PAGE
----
Random thoughts about life, ops, dev, and management

Adventures in PTO

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For anyone that was watching Twitter last week, you probably noticed that all of Chef Software headed to Seattle for Rally Week. You may have also noticed that I wasn’t there. I was on PTO. It is a culture that allows this sort of thing that has really given me confidence in the “Unlimited” PTO model and really has me thinking about all the negatives folks have pointed out.

Is it even PTO?

At a very fundamental level, it really seems as if the reason there is even a need for unlimited PTO policies is because we have forgotten what it means to be salaried employees. I have worked the spectrum… At one place of employment, if you worked at all that day, it was technically a work day and could not be considered PTO. On the flip side, I have worked for employers where it was hard to “leave early” at 4:00 pm (even after starting my day close to 6:00 am) and if I took off before 3:00 pm it was expected that I put a half day off in the time tracking system. The fact that it wasn’t out of the normal to do 10 and 12 hour days had no impact on whether I “took PTO.” Contrast those with Chef where it is tracked to the point that I put an entry on the calendar if I take the entire day off, otherwise, it is between my manager and me.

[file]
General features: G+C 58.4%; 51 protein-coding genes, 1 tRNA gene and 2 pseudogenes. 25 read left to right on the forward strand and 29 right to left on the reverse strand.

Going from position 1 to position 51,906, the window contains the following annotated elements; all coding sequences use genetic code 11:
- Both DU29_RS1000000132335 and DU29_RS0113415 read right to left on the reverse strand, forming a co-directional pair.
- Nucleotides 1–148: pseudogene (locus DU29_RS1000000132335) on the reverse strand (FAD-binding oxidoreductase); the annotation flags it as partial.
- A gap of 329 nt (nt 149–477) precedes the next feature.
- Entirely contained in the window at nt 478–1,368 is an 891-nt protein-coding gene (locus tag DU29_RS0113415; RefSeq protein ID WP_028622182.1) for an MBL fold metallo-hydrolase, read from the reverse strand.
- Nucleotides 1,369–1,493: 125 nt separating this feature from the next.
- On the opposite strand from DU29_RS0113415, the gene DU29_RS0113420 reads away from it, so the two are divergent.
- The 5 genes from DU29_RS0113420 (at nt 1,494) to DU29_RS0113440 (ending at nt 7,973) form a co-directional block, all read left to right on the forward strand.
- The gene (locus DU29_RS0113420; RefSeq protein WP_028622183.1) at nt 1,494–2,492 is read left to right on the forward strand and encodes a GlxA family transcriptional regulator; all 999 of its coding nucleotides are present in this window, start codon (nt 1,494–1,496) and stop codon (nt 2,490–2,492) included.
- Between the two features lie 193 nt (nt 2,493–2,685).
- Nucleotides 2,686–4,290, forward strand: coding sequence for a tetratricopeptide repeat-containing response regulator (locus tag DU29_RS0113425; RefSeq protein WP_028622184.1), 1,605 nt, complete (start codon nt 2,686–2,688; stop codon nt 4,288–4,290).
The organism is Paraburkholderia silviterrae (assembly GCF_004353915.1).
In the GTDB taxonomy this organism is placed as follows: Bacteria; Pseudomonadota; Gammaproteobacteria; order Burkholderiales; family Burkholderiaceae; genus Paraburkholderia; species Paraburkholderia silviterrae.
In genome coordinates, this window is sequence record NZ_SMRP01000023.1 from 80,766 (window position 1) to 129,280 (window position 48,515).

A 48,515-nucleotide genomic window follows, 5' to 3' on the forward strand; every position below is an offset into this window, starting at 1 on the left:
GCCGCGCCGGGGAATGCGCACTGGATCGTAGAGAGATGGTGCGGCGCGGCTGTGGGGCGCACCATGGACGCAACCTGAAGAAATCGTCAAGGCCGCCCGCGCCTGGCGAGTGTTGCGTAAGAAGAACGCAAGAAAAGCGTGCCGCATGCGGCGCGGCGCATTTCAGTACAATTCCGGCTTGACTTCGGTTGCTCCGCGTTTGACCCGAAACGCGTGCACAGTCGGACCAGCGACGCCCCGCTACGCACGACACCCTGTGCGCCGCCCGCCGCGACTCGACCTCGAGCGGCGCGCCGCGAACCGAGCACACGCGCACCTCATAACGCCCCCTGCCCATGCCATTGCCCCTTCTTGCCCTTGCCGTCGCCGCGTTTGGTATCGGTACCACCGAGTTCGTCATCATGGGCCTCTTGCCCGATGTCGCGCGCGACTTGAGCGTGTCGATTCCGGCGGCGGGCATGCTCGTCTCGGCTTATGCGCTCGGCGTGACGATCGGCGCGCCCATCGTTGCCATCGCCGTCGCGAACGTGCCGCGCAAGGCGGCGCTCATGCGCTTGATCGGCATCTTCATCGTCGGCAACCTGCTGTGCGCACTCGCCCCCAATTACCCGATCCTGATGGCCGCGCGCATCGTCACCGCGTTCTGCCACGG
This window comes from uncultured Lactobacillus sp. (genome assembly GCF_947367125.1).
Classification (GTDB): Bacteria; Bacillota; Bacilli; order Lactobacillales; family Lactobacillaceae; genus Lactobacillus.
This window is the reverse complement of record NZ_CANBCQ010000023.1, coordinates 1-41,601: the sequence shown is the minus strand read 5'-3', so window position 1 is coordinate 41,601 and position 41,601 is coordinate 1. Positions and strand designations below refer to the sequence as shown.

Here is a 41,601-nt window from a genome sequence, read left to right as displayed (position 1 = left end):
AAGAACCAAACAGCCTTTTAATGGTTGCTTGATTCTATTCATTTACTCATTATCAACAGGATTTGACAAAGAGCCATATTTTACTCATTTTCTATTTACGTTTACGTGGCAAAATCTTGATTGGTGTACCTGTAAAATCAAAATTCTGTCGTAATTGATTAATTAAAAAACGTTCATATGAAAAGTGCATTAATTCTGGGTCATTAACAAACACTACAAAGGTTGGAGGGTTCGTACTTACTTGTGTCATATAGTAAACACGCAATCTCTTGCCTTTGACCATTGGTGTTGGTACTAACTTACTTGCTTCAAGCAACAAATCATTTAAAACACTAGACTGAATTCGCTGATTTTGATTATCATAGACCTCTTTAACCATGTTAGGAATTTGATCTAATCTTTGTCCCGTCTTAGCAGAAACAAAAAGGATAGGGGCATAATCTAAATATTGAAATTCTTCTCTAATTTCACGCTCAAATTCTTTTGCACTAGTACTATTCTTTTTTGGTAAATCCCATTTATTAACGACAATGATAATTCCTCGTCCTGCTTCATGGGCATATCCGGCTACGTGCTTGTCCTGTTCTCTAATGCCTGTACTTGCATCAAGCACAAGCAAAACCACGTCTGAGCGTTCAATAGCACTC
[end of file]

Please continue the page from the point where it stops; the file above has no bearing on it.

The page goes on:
Growing up, the way I understood being a salaried employee meant that most weeks you would work more than 40 hrs but it also wouldn’t be ridiculous to work 30 hrs in a week, because you were expected to get your job done rather than to punch the time clock. Right down to the point, my dad used to point out the lawsuits where folks that were salaried tracked their time and were judged against it and won tons of back pay. Being salary meant that I needed to show up when it made sense for my job and leave when it made sense as well. If I took a long lunch, who cares?